Leonardo Diaz Borioli (ESTUDIO 3.14), Collective Autobiography Building Luis Barragán (2015)

Zvi Efrat (Efrat-Kowalsky Architects), The Object of Zionism: Architecture of Statehood in Israel, 1948-1973 (2014)

Inês Fernandes, Building Brasilia: Modern Architecture and National Identity in Brazil (1930-1960) (2003)

Anthony Fontenot (Woodbury School of Architecture), Non-Design and the Non-Planned City (2013)

Gina Greene (University of Pennsylvania), Children in Glass Houses: Toward a Hygienic, Eugenic Architecture for Children during the Third Republic in France (1870-1940) (2012)

Romy Hecht (Pontificia Universidad Católica in Santiago, Chile), The Attack on Greenery: Critical Perceptions of the Man-Made Landscape, 1955-1969 (2009)

Branden Hookway (Cornell University), Computational Environments of the 20th Century (2011)

Lisa L. Hsieh (University of Minnesota), ArchiteXt: The Readable, Playable and Edible Architecture of Japanese New Wave (2013)

Alicia Imperiale (Tyler School of Art-Architecture/Temple University) Alternate Organics: The Aesthetics of Experimentation in Art, Technology & Architecture in Postwar Italy (2014)

Karin Jaschke  (University of Brighton), Mythical Journeys: Ethnography, Archaeology, and the Attraction of Tribal Cultures in the Work of Aldo van Eyck and Herman Haan, (2012)

Lydia Kallipoliti (Syracuse University), MISSION GALATIC HOUSEHOLD: The Resurgence of Cosmological Imagination in the Architecture of the 18960s and 1970s (2013).

Joy Knoblauch (University of Michigan), Going soft: Architecture and the human sciences in search of new institutional forms (1963-1974) (2012)

Roy Kozlovsky (Tel Aviv University), RECONSTRUCTION THROUGH THE CHILD: ENGLISH MODERNISM AND THE WELFARE STATE (2008)

Daniel Lopez-Perez (University of San Diego), SKYSCRAPEROLOGY: Tall Buildings in History and Building Practice (1975-1984) (2013)

Louis Martin (l'Université du Québec à Montréal), The Search for Theory in Architecture: Anglo-American Debates (1957-1976) (2002)

Joanna Merwood (Victoria University of Wellington), The Mechanization of Cladding: The Chicago Skyscraper and the Constructions of Architectural Modernity (2003)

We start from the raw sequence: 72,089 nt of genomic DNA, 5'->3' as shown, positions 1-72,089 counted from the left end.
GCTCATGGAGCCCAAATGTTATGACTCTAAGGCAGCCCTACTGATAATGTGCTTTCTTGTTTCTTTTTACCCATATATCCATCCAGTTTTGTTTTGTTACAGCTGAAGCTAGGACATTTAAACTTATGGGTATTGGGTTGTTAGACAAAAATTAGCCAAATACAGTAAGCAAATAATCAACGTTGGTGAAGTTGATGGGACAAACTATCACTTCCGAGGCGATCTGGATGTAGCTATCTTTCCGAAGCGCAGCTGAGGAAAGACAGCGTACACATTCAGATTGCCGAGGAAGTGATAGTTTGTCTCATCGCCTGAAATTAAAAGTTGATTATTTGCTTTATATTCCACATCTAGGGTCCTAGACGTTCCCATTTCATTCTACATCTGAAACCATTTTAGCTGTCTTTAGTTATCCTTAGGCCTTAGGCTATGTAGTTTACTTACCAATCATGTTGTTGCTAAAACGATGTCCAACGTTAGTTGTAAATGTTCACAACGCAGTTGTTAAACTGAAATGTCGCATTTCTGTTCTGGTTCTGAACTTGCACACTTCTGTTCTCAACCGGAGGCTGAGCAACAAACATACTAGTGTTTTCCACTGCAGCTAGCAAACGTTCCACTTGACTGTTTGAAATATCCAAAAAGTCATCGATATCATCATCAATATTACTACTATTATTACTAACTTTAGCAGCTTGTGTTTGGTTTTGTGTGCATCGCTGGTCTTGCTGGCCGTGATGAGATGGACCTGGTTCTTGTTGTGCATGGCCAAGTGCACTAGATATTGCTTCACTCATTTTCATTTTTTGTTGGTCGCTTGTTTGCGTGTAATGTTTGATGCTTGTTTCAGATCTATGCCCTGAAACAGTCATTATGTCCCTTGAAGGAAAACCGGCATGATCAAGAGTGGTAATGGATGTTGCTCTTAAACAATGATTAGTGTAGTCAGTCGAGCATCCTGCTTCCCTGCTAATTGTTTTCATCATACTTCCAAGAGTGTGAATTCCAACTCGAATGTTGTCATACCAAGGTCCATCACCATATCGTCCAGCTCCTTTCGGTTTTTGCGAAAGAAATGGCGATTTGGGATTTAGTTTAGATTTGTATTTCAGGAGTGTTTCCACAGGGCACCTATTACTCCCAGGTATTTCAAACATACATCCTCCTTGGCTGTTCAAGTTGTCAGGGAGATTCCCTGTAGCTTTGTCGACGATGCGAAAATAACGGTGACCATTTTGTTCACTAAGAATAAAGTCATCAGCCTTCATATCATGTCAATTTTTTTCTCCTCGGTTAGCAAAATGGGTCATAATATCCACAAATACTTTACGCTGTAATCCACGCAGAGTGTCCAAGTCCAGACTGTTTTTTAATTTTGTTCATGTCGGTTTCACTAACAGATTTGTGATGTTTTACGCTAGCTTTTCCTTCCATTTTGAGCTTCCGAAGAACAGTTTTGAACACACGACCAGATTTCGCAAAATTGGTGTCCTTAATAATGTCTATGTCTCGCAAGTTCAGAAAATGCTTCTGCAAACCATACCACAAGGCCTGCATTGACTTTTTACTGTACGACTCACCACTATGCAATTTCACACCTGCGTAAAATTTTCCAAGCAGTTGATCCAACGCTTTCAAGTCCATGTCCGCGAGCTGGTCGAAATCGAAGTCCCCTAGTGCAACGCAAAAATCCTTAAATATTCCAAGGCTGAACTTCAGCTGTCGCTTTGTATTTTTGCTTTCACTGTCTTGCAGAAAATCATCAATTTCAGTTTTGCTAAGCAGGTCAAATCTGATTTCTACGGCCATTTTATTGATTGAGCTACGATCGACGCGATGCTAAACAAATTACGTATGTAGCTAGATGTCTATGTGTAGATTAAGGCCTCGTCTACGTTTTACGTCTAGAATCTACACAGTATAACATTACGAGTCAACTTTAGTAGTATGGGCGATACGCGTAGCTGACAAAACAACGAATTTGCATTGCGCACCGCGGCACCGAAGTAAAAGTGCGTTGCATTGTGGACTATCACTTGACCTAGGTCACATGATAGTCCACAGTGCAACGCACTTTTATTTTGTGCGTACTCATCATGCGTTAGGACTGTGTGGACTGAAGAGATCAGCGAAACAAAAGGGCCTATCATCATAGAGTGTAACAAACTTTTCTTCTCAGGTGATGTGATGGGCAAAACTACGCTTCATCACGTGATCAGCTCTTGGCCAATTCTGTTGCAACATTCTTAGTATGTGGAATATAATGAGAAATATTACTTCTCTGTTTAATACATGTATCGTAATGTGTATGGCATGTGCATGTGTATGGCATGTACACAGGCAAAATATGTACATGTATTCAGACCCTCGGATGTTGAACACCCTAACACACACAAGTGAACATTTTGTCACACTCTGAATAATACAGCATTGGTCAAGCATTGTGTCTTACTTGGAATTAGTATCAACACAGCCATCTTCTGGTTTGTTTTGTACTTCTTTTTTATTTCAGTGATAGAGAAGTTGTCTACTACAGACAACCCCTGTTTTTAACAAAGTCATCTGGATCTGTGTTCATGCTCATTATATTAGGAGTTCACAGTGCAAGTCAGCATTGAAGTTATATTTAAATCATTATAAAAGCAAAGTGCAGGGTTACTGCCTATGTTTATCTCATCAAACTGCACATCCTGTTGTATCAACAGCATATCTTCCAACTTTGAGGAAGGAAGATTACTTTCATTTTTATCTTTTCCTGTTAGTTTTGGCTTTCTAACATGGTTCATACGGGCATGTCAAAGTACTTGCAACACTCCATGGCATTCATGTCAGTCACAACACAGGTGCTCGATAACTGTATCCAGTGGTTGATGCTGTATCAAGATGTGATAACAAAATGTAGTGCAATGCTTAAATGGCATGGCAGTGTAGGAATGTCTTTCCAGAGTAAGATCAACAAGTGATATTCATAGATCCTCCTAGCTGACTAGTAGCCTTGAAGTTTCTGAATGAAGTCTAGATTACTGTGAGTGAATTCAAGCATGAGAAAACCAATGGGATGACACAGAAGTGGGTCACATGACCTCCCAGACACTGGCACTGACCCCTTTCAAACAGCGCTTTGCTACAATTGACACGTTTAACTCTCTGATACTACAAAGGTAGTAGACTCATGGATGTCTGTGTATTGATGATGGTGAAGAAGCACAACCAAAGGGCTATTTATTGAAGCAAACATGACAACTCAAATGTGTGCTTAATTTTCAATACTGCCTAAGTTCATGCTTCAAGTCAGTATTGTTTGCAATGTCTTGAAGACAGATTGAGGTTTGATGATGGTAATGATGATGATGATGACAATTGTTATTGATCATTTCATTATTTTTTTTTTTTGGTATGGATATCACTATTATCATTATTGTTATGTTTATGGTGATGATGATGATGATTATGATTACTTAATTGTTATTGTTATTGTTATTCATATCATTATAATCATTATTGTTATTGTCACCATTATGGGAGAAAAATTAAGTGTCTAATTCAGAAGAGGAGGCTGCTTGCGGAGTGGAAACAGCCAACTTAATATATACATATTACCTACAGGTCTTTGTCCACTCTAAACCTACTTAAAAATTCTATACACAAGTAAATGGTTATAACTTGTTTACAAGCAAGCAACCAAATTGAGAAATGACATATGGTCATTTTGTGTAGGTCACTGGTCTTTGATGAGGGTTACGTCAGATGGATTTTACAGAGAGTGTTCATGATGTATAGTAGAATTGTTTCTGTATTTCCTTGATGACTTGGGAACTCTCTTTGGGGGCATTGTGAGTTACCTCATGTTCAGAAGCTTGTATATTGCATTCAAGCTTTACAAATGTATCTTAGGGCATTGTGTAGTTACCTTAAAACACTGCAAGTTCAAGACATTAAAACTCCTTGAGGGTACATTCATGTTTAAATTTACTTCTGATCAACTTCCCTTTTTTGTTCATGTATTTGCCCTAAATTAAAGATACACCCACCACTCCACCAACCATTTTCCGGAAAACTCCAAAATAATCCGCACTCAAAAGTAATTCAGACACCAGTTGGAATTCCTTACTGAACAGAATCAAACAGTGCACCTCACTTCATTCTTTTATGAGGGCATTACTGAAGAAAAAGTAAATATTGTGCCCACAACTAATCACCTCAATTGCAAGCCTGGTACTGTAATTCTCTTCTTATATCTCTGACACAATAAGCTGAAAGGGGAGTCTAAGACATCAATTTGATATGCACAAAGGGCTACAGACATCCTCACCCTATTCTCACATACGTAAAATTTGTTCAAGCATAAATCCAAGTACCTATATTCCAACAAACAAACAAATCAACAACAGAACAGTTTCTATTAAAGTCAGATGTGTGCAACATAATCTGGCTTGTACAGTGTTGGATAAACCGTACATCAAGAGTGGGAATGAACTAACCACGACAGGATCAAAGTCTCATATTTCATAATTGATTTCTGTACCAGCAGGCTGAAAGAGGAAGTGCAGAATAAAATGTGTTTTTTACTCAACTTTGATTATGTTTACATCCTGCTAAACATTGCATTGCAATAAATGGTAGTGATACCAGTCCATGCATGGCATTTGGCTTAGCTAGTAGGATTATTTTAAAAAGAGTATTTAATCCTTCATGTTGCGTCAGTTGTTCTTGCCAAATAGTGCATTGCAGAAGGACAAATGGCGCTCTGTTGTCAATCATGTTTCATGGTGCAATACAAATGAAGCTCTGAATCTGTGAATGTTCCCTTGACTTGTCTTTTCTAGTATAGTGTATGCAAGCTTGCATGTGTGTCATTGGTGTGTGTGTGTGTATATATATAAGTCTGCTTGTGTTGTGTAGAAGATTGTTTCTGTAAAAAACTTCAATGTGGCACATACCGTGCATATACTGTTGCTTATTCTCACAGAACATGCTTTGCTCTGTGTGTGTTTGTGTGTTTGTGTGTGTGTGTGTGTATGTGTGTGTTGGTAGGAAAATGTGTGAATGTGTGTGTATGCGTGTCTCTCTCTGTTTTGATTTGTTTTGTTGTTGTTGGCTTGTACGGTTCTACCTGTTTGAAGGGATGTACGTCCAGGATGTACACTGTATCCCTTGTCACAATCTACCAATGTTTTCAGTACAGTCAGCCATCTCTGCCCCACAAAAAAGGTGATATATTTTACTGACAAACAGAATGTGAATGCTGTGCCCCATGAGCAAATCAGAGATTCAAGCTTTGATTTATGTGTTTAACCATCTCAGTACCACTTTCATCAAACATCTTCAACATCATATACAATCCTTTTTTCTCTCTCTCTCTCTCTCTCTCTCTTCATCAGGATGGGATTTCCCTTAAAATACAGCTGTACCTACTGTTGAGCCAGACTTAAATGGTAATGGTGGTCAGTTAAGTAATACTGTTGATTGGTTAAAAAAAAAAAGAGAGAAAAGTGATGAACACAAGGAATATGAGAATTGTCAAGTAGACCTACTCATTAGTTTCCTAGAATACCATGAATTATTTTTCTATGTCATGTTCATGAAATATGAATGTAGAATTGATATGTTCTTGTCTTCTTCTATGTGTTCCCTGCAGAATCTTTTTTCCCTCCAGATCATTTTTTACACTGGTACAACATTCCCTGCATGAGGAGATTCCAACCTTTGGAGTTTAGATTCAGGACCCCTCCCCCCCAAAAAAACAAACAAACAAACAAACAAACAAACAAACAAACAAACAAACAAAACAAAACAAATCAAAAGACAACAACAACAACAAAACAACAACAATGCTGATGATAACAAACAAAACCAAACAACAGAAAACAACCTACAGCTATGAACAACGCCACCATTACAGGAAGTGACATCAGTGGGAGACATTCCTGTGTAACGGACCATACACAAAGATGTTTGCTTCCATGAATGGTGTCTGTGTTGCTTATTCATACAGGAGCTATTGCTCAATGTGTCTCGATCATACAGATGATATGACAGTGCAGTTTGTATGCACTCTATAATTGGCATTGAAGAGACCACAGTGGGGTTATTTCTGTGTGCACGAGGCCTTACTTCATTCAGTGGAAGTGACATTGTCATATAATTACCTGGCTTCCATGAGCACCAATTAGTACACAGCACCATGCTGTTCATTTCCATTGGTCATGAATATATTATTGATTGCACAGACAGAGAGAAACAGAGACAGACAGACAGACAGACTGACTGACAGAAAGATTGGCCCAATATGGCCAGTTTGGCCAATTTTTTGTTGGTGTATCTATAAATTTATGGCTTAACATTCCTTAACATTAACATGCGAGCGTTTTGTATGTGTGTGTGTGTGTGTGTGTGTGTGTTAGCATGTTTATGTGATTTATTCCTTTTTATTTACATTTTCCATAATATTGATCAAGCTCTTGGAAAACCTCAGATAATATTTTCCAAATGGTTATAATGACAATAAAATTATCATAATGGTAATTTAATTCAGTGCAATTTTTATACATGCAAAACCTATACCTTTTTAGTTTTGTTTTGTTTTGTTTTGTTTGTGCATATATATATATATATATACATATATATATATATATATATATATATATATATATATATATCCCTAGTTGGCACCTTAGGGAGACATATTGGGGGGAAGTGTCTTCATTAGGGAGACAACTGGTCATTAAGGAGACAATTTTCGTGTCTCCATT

Joaquim Moreno (University of Porto CEAU), From a Little Magazine to the City: Arquitecturas Bis (1974-85) (2010)

Ernestina Osorio (California State University, Northridge), Intersections of Architecture, Photography, and Personhood: Case Studies in Mexican Modernity (2006)

Emmanuel Petit (University College London), Irony In Metaphysics’s Gravity. Iconoclasms and Imagination in the Architecture of the Seventies (2006)

Stephen Phillips (California Polytechnic State University), Elastic Architecture: Frederick Kiesler's Mobile Space Enclosures (2008)

Beatriz Preciado (Université Paris VIII, Museu d’Art Contemporani de Barcelona) Gender, Sexuality, and the Biopolitics of Architecture from the Secret Museum to Playboy (2012)

Enrique Ramirez  (Ball State University), Airs of Modernity 1881-1914 (May 1, 2013)

Lutz Robbers (RWTH Aachen University), Modern Architecture in the Age of Cinema: Mies van der Rohe and the Moving Image (2011)

Ingeborg Rocker (Dassault Systèmes), Evolving Structures: The Architecture of the Digital Medium (2010)

Rafael Segal (Massachusetts Institute of Technology), A Unitary Approach to Architecture - Alfred Neumann and the ‘Humanization of Space’ (2011)

David Smiley (Columbia University), Pedestrian modern: modern architecture and the American Metropolis, 1935-1955 (2007)

David Snyder (Tel Aviv University), The Jewish question and the modern metropolis : urban renewal in Prague and Warsaw, 1885-1950 (2007)

Molly W. Steenson (Carnegie Mellon School of Design) Architectures of Information: Christopher Alexander, Cedric Price, and Nicholas Negroponte & MIT's Architecture Machine Group (2014)

Sara Stevens (University of British Columbia), Developing Expertise: The Architecture of Real Estate, 1908-1965 (2012)

Irene Sunwoo (The Paul Mellon Centre for Studies in British Art) Between the ‘Well-Laid Table’ and the ‘Marketplace’: Alvin Boyarsky's Experiments in Architectural Pedagogy (2013)

Els Verbakel (Technion Institute of Technology) Of Voids, Networks and Platforms: Post-War Visions for a European Transnational City: 1952-1958 (2013)

Diana Kurkovsky West (Director of Science and Technology Studies Center (STS), European University, St. Petersburg, Russia) CyberSovietica: Planning, Design, and the Cybernetics of Soviet Space, 1954-1986 (2013)

Shundana Yusaf (University of Utah), Wireless Sites: Architecture in the Space of British Radio (1927-1945) (2011)

Tamar Zinguer (The Cooper Union School of Architecture), Architecture in Play: Intimations of Modernism in Architectural Toys, 1836-1952 (2006)